The Keccak sponge function family

Guido Bertoni1, Joan Daemen1, Michaël Peeters2 and Gilles Van Assche1

1STMicroelectronics

2NXP Semiconductors

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Notes

Software and other files

Figures

The figures above are available under the Creative Commons Attribution license. In short, they can be freely used, provided that attribution is properly done in the figure caption, either by linking to this webpage or by citing the article where the particular figure first appeared.

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Implementation aspects

This page lists implementation aspects of Keccak.

K. Ideguchi, T. Owada and H. Yoshida, A Study on RAM Requirements of Various SHA-3 Candidates on Low-cost 8-bit CPUs, comment on the NIST Hash Competition, 2009

In this document, the authors assume that the message block is counted towards the memory usage of the application. It is a valid assumption in several cases. However, there are also applications for which the message is formatted on the fly or does not need to be kept after being hashed. There, constructions such as sponge functions or similar (e.g., CubeHash, LUX) can directly XOR the message block into the state, relieving the application from dedicating a memory area for it. This optimization also applies where the hashing API is composed of functions such as Init, Update and Final. In general a message queue must be allocated, which can be avoided for sponge functions or similar.

About Keccak specifically, the designer of an application on a memory-constrained device may also opt for a smaller state size by using an alternate set of parameters, such as Keccak[r=288,c=512], which uses 100 bytes of RAM. And if 256 bits of capacity are enough for such an application, Keccak[r=144,c=256] uses only 50 bytes.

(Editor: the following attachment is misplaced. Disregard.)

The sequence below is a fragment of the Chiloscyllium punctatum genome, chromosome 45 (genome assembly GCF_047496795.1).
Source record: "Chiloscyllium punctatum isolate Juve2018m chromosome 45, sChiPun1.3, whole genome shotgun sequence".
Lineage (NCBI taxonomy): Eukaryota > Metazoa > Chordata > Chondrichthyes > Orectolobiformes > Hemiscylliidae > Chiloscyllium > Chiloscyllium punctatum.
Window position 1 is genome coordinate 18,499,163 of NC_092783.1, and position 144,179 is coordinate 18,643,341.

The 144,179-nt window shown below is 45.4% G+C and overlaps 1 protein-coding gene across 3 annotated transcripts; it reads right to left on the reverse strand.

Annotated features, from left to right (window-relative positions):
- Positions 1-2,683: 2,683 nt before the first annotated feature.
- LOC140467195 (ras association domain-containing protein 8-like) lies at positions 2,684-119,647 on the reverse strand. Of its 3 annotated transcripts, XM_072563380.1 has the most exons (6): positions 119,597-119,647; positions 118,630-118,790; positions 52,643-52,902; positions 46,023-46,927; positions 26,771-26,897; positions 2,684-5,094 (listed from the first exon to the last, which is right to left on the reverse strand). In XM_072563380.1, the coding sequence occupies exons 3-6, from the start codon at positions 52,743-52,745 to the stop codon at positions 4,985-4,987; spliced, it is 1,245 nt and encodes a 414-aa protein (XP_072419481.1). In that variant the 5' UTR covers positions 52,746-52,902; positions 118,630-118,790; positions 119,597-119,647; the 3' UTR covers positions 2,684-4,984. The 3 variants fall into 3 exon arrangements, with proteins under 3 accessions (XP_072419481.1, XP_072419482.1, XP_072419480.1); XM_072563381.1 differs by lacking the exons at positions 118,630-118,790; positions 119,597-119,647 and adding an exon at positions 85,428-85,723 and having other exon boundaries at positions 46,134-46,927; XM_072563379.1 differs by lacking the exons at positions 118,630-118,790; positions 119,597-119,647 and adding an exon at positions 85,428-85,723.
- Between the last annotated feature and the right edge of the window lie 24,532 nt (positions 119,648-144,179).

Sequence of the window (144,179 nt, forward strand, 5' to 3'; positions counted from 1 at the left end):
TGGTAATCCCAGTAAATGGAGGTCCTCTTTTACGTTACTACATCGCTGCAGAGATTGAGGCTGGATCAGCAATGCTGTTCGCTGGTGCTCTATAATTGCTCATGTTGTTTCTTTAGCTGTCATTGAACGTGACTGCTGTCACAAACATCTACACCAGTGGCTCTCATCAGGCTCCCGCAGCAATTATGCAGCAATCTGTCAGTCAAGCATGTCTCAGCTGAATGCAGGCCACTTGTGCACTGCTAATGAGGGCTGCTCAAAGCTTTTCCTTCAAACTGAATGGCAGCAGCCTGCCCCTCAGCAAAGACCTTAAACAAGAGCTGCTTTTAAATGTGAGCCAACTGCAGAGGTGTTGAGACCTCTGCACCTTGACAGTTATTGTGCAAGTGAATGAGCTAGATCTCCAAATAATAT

G. Bertoni, J. Daemen, M. Peeters and G Van Assche, Note on side-channel attacks and their countermeasures, May 2000

In this note we discuss side channel attacks and countermeasures that are particularly relevant when SHA-3 works in a keyed mode (e.g., HMAC) on devices to which adversaries may have physical access such as smart cards. We come to the conclusion that in general protecting ARX algorithms against side-channel attacks is expensive while this is much cheaper for algorithms that can be implemented with bitwise Boolean operations and (cyclic) shifts only.

G. Bertoni, J. Daemen, M. Peeters and G Van Assche Building power analysis resistant implementations of Keccak, Second SHA-3 Candidate Conference, August 23-24, 2010

In this paper we report on Keccak implementations, both soft- and hardware, that offer a high level of resistance against power analysis by using the technique of masking (secret sharing) at relatively low cost.

Software performance figures can be found on a dedicated software performance figures page and hardware implementation results on hardware implementation results page.